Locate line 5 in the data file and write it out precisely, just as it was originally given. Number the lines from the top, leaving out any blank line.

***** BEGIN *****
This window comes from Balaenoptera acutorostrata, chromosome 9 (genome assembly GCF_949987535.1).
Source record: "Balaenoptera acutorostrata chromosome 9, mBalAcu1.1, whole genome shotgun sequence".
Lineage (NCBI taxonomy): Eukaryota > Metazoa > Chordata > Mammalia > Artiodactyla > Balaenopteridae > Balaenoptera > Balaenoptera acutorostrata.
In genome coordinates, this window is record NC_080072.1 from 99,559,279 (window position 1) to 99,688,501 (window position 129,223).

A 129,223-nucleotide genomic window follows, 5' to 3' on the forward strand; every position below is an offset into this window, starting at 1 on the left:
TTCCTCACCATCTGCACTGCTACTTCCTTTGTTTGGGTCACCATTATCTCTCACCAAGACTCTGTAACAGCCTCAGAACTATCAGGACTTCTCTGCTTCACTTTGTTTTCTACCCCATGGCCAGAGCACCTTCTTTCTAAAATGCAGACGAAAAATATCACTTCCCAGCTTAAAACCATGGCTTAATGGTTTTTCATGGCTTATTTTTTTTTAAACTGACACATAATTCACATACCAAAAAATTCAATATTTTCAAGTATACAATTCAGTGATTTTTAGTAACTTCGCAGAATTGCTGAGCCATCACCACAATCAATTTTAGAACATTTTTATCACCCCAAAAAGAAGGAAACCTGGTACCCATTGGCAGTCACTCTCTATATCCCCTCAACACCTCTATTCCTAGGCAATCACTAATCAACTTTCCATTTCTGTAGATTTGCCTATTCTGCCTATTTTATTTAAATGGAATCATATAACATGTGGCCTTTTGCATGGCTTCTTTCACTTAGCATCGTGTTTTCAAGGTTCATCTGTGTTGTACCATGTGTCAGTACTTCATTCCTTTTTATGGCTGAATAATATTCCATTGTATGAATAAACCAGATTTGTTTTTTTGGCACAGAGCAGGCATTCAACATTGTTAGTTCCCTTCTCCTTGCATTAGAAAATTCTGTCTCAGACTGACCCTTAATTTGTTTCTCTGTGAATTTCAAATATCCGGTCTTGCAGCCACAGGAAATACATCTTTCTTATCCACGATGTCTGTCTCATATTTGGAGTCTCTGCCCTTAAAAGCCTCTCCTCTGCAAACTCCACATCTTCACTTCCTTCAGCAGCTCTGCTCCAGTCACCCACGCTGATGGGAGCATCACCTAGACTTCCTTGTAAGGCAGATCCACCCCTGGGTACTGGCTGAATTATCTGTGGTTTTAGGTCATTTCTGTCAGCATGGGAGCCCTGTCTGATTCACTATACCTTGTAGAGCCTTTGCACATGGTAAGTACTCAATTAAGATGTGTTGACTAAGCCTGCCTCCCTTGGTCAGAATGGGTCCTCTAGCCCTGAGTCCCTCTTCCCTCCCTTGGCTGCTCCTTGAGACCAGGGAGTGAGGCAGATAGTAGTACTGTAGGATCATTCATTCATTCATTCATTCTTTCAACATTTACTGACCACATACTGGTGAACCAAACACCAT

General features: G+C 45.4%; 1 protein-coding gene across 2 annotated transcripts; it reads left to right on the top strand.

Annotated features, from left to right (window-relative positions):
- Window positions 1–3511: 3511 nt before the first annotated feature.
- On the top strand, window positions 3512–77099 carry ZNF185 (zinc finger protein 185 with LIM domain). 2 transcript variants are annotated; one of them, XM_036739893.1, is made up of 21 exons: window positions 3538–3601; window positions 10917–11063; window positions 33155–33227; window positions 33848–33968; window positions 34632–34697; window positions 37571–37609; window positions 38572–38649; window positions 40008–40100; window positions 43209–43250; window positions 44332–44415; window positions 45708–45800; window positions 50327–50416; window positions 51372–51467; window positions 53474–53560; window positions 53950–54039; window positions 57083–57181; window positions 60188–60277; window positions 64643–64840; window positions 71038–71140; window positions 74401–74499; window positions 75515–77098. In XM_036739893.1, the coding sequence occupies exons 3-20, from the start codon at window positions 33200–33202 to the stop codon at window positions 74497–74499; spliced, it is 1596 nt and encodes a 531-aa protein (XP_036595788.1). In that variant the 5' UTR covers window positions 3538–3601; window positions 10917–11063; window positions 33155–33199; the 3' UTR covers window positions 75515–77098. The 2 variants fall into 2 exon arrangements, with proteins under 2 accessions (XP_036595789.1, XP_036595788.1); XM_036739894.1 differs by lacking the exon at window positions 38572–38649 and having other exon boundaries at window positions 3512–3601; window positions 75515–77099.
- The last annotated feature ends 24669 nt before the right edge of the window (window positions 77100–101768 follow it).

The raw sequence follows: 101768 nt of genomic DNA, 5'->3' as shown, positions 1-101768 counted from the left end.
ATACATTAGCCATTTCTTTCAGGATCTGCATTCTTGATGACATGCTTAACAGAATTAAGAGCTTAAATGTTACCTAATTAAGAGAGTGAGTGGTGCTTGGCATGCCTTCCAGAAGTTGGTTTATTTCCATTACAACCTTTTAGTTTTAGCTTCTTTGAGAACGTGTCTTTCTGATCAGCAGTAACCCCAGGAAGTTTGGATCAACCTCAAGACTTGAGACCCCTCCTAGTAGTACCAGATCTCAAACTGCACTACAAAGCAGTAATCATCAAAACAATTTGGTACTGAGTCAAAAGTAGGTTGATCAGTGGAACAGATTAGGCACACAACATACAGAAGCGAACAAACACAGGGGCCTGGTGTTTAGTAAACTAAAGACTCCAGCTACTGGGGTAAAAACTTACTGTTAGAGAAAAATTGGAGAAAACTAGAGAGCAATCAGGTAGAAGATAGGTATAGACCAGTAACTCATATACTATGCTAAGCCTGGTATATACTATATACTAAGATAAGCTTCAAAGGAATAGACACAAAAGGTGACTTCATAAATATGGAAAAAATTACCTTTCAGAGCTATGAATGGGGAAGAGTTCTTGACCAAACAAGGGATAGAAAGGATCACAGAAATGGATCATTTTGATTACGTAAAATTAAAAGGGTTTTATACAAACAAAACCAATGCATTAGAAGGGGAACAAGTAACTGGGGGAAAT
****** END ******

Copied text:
A 129,223-nucleotide genomic window follows, 5' to 3' on the forward strand; every position below is an offset into this window, starting at 1 on the left: